California's film production tax credit passes first legislative test

SACRAMENTO -- Legislation aimed at extending California's film production tax credit won unanimous bipartisan support from its first committee.

The bill is urgently needed to give California an incentive to lure movie and television production back to its birthplace and combat generous tax subsidies now available in more than 40 states, such as Louisiana, New York and Michigan, supporters said.

The state's current film tax credit, $100 million a year, is set to expire this year. The new proposal does not yet have a price tag, although some backers said they'd prefer it be at least as large as New York state's $400-million-a-year program.

Representatives from movie trade unions, movie studios, caterers and other service providers, state and local film commissions and local governments, including the city and county of Los Angeles packed a hearing of the Assembly Arts, Entertainment, Sports, Tourism and Internet Media Committee.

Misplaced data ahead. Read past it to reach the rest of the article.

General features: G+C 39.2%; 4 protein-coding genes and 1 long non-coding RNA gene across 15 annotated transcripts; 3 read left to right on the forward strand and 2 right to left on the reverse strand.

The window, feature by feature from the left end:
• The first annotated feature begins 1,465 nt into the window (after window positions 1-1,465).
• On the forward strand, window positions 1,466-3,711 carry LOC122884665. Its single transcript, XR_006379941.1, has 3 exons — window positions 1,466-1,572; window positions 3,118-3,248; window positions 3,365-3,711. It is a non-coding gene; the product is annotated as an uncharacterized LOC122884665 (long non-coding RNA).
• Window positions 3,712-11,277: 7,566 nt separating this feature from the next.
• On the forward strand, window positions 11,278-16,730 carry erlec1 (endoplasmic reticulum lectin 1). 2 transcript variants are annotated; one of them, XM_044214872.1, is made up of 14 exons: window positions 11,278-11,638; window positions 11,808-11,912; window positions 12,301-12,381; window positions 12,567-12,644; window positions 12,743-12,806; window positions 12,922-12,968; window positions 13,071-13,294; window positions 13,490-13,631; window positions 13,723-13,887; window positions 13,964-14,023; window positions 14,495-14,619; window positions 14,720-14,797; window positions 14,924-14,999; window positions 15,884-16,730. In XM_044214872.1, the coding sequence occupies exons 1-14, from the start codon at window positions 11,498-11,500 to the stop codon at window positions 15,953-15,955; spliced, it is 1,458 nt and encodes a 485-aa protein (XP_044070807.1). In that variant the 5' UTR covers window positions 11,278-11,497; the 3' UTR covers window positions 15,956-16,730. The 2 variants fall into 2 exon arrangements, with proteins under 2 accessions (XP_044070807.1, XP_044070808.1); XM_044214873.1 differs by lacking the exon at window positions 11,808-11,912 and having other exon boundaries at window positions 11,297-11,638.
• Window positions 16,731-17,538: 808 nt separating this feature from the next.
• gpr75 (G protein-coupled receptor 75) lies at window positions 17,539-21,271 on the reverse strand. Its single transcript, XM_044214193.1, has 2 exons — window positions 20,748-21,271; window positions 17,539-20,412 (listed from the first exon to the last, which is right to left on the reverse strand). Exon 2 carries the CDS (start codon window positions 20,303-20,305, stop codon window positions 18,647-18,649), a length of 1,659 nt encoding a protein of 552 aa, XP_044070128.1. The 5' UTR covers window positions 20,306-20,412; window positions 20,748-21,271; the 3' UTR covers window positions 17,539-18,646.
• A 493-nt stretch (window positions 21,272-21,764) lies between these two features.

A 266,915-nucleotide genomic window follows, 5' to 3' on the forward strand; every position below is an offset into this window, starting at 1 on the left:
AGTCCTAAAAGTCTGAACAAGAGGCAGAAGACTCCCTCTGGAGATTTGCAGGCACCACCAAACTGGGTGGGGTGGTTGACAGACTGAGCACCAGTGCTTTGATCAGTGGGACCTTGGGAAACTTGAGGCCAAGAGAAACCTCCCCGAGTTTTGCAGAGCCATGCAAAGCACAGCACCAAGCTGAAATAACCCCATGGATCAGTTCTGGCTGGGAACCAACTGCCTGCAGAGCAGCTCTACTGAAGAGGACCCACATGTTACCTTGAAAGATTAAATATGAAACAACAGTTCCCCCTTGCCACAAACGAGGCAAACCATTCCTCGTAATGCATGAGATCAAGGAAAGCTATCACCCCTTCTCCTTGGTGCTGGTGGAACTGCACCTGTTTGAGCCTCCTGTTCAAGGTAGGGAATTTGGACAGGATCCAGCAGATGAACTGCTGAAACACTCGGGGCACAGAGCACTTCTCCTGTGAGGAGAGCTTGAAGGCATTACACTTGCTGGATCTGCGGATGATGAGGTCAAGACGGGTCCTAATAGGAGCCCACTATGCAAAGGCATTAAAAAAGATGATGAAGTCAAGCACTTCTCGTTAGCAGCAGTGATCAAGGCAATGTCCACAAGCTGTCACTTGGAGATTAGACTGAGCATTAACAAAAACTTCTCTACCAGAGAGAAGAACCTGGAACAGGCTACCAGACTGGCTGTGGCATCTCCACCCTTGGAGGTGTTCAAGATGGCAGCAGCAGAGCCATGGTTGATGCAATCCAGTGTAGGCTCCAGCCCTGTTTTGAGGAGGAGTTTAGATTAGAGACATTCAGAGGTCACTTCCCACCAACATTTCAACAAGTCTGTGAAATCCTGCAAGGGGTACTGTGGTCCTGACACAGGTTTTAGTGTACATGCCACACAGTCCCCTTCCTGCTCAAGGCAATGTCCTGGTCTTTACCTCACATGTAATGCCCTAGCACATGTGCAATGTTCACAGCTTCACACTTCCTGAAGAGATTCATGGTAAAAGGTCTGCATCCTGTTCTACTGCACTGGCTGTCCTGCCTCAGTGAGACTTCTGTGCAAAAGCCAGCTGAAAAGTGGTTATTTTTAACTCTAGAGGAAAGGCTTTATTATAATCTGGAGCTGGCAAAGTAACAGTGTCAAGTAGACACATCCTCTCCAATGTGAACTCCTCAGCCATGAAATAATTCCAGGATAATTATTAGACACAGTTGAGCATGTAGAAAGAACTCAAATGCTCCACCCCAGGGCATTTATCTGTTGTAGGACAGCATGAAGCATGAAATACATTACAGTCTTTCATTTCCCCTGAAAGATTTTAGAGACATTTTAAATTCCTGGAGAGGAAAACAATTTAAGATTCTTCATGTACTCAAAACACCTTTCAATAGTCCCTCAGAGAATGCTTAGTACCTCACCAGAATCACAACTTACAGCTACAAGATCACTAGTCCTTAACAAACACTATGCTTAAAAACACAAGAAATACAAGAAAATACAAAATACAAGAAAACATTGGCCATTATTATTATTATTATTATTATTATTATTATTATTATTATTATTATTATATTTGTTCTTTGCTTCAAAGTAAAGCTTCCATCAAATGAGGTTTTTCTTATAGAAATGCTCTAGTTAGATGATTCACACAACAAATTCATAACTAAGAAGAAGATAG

The crowd broke into fervent applause when the committee voted 7-0 to send the measure by Assemblymen Mike Gatto (D-Los Angeles) and Raul Bocanegra (D-Pacoima) to the Assembly Revenue and Taxation Committee.

About 70 lawmakers have signed on as co-authors of the bill, AB 1839, which has solid support across party lines and in all regions of the Golden State.

"We can't afford to let any more jobs abandon our state," Gatto said. "This effort is a rare example of government appropriately taking steps to ensure well-paying jobs stay in California."

Gatto predicted his proposal would encounter little opposition in the Assembly but could run into some criticism in the state Senate.

Gov. Jerry Brown, so far, has taken no public position on the bill.


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